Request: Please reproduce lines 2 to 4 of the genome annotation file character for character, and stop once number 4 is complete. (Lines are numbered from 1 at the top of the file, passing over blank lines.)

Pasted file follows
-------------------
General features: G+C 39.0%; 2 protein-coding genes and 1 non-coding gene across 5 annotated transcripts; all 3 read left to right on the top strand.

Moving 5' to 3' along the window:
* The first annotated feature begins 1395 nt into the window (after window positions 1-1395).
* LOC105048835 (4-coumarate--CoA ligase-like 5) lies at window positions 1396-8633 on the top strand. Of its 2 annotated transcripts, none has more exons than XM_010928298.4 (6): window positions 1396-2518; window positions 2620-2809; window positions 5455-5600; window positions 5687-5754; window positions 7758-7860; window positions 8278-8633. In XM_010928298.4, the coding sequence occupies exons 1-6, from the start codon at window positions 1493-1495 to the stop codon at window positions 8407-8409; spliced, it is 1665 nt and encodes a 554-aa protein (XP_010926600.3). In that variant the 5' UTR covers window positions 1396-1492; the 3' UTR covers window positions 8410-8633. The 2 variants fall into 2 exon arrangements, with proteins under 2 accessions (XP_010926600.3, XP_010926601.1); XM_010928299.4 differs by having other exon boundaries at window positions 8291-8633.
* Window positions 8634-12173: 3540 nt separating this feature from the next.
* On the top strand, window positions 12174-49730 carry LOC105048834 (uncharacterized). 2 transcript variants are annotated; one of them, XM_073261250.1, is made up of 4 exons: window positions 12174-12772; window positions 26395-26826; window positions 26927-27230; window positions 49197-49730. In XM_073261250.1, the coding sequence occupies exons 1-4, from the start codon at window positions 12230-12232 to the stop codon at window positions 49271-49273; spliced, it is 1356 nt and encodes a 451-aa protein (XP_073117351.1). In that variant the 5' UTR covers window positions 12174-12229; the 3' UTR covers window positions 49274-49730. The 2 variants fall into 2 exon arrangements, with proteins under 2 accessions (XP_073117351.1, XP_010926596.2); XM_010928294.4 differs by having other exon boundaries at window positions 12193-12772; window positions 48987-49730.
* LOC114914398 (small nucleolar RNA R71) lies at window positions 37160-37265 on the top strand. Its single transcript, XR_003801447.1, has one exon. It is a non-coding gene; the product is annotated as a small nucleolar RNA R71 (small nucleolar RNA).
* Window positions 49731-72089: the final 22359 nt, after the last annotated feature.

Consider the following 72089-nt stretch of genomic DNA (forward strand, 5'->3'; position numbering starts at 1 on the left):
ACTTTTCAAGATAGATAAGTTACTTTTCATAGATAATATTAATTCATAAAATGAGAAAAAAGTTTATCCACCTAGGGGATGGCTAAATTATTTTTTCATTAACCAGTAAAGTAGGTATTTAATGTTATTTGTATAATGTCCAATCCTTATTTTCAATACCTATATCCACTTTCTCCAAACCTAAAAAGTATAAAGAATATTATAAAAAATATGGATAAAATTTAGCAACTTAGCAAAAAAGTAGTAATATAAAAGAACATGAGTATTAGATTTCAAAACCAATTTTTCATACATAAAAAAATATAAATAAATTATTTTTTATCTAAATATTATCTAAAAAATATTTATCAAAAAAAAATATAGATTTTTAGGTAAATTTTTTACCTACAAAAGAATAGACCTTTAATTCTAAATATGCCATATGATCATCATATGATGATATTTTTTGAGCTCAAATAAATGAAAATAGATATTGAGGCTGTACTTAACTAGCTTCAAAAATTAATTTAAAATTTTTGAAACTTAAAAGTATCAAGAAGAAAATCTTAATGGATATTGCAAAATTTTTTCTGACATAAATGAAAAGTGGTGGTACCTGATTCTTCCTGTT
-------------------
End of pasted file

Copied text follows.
Moving 5' to 3' along the window:
* The first annotated feature begins 1395 nt into the window (after window positions 1-1395).
* LOC105048835 (4-coumarate--CoA ligase-like 5) lies at window positions 1396-8633 on the top strand. Of its 2 annotated transcripts, none has more exons than XM_010928298.4 (6): window positions 1396-2518; window positions 2620-2809; window positions 5455-5600; window positions 5687-5754; window positions 7758-7860; window positions 8278-8633. In XM_010928298.4, the coding sequence occupies exons 1-6, from the start codon at window positions 1493-1495 to the stop codon at window positions 8407-8409; spliced, it is 1665 nt and encodes a 554-aa protein (XP_010926600.3). In that variant the 5' UTR covers window positions 1396-1492; the 3' UTR covers window positions 8410-8633. The 2 variants fall into 2 exon arrangements, with proteins under 2 accessions (XP_010926600.3, XP_010926601.1); XM_010928299.4 differs by having other exon boundaries at window positions 8291-8633.